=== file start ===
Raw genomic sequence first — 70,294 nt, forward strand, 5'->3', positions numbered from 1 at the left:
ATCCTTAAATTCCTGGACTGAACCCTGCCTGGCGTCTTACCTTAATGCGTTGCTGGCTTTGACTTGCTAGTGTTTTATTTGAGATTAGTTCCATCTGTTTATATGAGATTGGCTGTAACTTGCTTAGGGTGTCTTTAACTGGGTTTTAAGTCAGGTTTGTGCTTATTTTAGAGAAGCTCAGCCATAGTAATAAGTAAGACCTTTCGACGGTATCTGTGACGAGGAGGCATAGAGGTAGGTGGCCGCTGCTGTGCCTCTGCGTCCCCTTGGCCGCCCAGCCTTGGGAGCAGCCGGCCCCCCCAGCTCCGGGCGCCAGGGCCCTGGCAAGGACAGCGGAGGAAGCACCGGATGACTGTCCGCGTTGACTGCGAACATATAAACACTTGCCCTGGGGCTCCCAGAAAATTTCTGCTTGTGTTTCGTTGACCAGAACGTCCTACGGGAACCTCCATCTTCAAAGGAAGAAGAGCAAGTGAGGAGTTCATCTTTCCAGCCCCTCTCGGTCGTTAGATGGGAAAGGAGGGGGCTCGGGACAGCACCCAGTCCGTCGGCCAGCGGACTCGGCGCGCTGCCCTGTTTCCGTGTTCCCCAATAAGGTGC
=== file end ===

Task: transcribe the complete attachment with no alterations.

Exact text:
Raw genomic sequence first — 70,294 nt, forward strand, 5'->3', positions numbered from 1 at the left:
ATCCTTAAATTCCTGGACTGAACCCTGCCTGGCGTCTTACCTTAATGCGTTGCTGGCTTTGACTTGCTAGTGTTTTATTTGAGATTAGTTCCATCTGTTTATATGAGATTGGCTGTAACTTGCTTAGGGTGTCTTTAACTGGGTTTTAAGTCAGGTTTGTGCTTATTTTAGAGAAGCTCAGCCATAGTAATAAGTAAGACCTTTCGACGGTATCTGTGACGAGGAGGCATAGAGGTAGGTGGCCGCTGCTGTGCCTCTGCGTCCCCTTGGCCGCCCAGCCTTGGGAGCAGCCGGCCCCCCCAGCTCCGGGCGCCAGGGCCCTGGCAAGGACAGCGGAGGAAGCACCGGATGACTGTCCGCGTTGACTGCGAACATATAAACACTTGCCCTGGGGCTCCCAGAAAATTTCTGCTTGTGTTTCGTTGACCAGAACGTCCTACGGGAACCTCCATCTTCAAAGGAAGAAGAGCAAGTGAGGAGTTCATCTTTCCAGCCCCTCTCGGTCGTTAGATGGGAAAGGAGGGGGCTCGGGACAGCACCCAGTCCGTCGGCCAGCGGACTCGGCGCGCTGCCCTGTTTCCGTGTTCCCCAATAAGGTGC